Previously, I studied Fashion Management at Amsterdam Fashion Institute and started working in PR. I was already in London by the time I applied to the RCA. I’d always wanted to do something more creative and make stuff, and knew this would be around body adornment – things that you’d like to wear.
I had several friends who were doing Fashion MAs at the College, so I was familiar with the building and the type of people. For me, I wanted to have a solid MA. Fashion Management is so broad. I wanted to do something that stands for something. An MA adds so much more to how you are as an artist, and going through the programme gives you confidence in your designs.
The reputation of the RCA is formidable. You go in thinking you’re good but you end up in a class full of hugely creative people and tutors that are not afraid to confront you. You think that you’re individual but they know you from day one. What’s so good is how they work with you, giving you time to talk about your work but also pointing you in the right direction to reflect. It’s really important to have your work put in different contexts and given different references. They do this in a critical but friendly way.
Our head of department, Professor Hans Stofer, says that at the end of your MA you should have a confident belief in your aesthetics and be able to defend how and why you take a particular approach. In our first year, everyone had the same briefs, and when you have crits you find out that people very often have the same ideas. You also realise how your work gets bigger and bolder. It’s about how you can research the things you look at and have a continuous line through. When you look back and see that line, you see yourself getting better.
In the second year, you experiment with new ways, you explore and see how things you know well and new things intertwine. It’s about moving outside your comfort zone and breaking. My references are always fashion-related and I find it easy to distil things into a form of jewellery, but I’m now confronted with exploring more abstract ways of working.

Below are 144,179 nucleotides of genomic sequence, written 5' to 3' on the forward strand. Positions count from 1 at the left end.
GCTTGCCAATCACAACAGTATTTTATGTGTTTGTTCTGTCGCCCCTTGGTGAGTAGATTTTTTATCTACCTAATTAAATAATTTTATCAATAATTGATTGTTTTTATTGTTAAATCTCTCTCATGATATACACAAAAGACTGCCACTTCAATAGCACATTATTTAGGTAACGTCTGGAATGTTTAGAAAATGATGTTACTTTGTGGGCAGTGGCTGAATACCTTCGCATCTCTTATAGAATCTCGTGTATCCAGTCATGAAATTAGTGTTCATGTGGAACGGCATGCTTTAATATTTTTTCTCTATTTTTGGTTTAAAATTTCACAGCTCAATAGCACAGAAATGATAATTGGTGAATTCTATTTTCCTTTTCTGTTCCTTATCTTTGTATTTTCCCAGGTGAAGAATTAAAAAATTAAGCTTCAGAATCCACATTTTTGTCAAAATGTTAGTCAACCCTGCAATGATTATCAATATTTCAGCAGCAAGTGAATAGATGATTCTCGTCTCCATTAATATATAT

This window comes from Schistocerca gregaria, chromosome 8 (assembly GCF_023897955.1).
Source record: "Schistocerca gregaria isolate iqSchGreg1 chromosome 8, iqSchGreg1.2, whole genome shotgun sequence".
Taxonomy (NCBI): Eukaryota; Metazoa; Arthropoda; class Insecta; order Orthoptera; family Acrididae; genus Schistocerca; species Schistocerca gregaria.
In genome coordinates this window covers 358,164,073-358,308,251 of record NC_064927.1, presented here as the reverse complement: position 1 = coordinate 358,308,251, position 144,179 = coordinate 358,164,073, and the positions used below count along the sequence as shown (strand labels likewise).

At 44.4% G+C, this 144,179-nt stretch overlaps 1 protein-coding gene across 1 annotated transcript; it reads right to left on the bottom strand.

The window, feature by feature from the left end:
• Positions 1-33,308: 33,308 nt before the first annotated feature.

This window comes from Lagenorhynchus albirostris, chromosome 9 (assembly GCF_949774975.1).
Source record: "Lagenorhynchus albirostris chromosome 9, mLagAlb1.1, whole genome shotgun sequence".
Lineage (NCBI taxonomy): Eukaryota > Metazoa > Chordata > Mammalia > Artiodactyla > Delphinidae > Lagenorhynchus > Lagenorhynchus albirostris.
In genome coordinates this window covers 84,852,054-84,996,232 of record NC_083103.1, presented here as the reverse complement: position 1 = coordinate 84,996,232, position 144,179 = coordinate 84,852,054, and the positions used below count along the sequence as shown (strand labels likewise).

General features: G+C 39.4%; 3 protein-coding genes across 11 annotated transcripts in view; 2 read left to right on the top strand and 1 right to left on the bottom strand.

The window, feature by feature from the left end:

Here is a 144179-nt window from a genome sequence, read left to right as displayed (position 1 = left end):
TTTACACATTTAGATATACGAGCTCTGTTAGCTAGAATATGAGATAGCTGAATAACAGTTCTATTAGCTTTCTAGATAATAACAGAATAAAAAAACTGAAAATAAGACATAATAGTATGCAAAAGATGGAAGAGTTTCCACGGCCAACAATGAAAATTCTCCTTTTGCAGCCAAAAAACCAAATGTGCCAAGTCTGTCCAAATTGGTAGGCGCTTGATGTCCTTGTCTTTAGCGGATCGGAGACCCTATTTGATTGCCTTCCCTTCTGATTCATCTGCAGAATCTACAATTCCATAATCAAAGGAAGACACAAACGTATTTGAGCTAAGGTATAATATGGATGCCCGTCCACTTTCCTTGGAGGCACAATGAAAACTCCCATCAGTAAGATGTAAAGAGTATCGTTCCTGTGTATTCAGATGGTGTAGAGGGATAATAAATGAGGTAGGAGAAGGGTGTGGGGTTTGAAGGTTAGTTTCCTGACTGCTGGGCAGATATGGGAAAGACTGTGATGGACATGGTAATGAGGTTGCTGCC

I couldn’t have done this without the technicians, who have helped me realise what can be achieved. In the department, you’re encouraged to make a ‘mess’.
You’ll have this idea in your head that something will be really difficult to make and then you talk about it to the technician who suggests several ways of doing it really simply.
In terms of funding, I had some money saved, but my parents also helped. There’s a bursary for students on a low income, which you can apply for and which I, luckily, got. This meant £3,000 off my tuition fees. To have the fees halved really made a difference.
"Your first year research is about finding how you work and what your aesthetic is. I’ve realised my aesthetic is not how to wear jewellery but how to create a structure for the jewellery to lie in – it doesn’t hang on the body."